Fans of the original Op-Center series created by Tom Clancy and Steve Pieczenik that ended with Jeff Rovin’s War of Eagles (2005) will welcome this solid continuation from Couch (SEAL Team One) and Galdorisi (Coronado Conspiracy). The original Op-Center, “an information clearinghouse with SWAT capabilities,” fell under the budget ax and was disbanded, but after a horrific series of bombings at four NFL stadiums, U.S. president Wyatt Midkiff decides to dust off the Op-Center file and bring the group back to life. Chase Williams, a retired four-star Navy admiral, agrees to head the new center and hunt down the terrorists responsible for the devastating attack. The trail takes the men and women of the revitalized agency into the Middle East, where they find a new plot aimed at the American homeland. This thriller procedural packs plenty of pulse-raising action. The open ending promises more to come. Agent: Mel Berger, WME.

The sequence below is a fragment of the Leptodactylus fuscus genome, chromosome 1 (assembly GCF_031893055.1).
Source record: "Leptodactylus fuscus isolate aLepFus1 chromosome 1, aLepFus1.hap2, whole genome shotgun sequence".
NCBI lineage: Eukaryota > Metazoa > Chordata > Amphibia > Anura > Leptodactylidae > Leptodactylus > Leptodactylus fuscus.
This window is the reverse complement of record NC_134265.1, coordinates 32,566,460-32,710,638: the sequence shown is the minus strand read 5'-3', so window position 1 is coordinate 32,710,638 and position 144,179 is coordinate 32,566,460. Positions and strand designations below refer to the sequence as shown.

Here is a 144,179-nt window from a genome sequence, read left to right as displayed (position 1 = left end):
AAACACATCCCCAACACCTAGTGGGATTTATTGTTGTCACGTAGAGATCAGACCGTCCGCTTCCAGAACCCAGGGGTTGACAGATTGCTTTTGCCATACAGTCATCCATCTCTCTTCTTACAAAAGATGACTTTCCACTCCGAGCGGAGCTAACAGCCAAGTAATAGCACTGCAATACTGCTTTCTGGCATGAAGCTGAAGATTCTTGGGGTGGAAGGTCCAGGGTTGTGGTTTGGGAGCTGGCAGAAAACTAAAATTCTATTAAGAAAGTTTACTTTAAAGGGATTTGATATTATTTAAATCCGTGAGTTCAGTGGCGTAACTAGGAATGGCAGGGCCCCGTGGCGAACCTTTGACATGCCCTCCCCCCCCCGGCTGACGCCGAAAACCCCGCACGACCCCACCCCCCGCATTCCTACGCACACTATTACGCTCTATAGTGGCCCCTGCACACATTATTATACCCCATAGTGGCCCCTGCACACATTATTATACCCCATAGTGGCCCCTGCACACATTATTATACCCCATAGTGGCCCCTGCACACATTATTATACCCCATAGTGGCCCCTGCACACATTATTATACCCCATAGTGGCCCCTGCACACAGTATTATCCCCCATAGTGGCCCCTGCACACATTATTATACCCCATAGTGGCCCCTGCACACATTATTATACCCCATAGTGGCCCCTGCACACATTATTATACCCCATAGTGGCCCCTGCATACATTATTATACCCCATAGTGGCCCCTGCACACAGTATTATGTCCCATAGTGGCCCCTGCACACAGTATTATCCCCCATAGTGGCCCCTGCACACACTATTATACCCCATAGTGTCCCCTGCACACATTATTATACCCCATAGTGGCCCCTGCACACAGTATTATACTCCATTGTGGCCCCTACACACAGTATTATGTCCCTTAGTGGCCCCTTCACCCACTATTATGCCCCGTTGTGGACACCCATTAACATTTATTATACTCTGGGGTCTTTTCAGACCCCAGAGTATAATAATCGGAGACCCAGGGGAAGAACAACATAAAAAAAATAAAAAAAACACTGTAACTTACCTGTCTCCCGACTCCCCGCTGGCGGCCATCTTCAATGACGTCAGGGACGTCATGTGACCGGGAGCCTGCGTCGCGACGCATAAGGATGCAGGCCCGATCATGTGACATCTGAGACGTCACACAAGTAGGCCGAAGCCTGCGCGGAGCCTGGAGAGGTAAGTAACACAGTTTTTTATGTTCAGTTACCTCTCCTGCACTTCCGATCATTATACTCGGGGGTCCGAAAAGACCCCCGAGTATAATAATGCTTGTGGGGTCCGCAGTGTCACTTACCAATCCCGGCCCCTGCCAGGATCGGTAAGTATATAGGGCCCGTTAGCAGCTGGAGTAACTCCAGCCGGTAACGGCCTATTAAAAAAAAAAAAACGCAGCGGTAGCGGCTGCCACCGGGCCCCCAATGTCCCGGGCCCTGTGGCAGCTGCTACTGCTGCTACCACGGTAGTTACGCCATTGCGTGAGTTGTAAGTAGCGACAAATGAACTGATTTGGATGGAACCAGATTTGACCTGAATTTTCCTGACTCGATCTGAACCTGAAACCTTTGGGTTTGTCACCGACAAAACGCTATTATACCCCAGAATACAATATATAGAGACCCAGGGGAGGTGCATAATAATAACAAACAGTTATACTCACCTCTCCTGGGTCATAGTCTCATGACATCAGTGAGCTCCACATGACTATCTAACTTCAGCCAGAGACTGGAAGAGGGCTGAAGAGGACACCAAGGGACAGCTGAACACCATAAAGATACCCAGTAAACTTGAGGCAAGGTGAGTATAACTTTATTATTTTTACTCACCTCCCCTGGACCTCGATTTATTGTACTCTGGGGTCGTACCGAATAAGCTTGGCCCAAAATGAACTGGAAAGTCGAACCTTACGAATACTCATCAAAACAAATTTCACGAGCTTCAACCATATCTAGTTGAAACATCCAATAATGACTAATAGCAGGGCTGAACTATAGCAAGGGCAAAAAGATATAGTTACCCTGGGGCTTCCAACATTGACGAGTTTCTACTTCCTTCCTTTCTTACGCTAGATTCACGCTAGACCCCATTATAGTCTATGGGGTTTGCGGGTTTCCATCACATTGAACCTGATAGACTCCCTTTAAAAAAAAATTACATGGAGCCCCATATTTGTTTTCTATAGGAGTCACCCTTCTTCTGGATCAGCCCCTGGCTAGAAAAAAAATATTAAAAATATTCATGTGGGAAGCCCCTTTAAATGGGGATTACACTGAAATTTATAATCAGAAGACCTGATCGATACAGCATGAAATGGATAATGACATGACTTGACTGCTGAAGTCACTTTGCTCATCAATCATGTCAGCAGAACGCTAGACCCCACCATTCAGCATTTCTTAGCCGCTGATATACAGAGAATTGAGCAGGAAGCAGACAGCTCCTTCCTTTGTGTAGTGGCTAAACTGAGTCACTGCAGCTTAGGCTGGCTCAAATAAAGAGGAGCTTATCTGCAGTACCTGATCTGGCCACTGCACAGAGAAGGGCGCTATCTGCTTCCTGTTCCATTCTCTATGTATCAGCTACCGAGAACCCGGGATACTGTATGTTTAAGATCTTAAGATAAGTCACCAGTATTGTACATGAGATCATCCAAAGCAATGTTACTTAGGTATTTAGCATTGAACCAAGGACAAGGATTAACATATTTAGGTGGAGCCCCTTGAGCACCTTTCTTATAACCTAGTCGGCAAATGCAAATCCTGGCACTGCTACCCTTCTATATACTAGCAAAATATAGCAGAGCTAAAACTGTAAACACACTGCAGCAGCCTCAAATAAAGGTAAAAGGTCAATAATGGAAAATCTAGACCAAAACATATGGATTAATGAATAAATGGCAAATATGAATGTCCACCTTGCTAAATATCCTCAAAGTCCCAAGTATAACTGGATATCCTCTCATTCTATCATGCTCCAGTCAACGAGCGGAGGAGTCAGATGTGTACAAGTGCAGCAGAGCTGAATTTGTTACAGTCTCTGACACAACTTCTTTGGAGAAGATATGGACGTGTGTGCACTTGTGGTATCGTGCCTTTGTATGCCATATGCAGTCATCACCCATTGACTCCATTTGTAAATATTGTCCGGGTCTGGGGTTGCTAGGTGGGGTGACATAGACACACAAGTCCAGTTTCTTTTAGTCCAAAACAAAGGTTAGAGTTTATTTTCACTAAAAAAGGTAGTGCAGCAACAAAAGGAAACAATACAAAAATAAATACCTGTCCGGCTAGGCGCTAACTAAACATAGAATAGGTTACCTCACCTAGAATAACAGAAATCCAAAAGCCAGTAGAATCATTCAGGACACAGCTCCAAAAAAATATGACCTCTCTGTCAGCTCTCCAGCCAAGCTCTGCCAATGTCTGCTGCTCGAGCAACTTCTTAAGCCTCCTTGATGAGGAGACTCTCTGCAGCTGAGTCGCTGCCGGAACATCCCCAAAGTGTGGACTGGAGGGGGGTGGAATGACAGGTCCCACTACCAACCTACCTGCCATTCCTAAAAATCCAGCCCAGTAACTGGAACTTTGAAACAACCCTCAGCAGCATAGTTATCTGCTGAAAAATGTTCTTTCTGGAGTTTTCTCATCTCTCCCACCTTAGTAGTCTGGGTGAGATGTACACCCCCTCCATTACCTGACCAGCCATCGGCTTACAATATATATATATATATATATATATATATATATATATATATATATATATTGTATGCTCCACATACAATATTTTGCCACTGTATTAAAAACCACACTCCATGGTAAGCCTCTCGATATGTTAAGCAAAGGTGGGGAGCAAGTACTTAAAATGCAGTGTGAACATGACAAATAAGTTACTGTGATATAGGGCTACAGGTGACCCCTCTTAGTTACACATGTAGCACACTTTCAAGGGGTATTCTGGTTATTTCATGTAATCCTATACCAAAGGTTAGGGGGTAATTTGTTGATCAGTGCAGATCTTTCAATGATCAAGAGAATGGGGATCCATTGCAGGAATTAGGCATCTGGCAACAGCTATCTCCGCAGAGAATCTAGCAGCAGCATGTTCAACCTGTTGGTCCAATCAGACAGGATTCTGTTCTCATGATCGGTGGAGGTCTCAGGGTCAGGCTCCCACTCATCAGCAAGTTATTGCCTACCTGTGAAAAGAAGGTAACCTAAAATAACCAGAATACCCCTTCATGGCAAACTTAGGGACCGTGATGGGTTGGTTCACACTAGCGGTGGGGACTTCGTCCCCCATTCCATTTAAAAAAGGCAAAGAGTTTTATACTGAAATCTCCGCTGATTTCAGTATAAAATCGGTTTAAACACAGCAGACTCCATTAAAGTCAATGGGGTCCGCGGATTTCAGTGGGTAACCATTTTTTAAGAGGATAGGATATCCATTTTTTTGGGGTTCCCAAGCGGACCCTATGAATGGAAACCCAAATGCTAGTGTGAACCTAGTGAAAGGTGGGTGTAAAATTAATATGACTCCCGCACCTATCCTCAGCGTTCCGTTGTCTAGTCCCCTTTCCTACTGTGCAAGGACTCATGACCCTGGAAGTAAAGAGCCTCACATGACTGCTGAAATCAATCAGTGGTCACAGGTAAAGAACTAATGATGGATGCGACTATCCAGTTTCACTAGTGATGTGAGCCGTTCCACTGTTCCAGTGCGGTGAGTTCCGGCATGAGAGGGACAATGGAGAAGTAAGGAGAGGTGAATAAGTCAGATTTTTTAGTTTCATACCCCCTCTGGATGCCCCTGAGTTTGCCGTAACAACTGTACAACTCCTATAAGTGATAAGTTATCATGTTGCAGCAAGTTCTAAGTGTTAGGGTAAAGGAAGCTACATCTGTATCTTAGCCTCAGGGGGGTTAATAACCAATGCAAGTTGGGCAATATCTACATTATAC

More reviews on Amazon here
Tom Clancy’s complex, adrenaline-fueled military novels spawned a new genre of thrillers and made him one of the world’s best-known and best-selling authors. When Clancy died in October of last year, one of the most celebrated authors of our generation no longer walked among us.
Many people had – and continue to have – diverse options about Tom Clancy. However, most agree, above all else, he was prescient about the future of geopolitics, intelligence, military operations and emerging technology and weaponry. In his own words:
I hang my hat on getting as many things right as I can. I’ve made up stuff that’s turned out to be real — that’s the spooky part.
Tom Clancy also left a gift for aspiring writers with words that are as important today as when he said them years ago He said none of his success came easily, and he would remind aspiring writers of that when he spoke to them:
I tell them you learn to write the same way you learn to play golf. You do it, and keep doing it until you get it right. A lot of people think something mystical happens to you, that maybe the muse kisses you on the ear. But writing isn’t divinely inspired — it’s hard work.
Read more about Tom Clancy and his knack for writing prescient books here.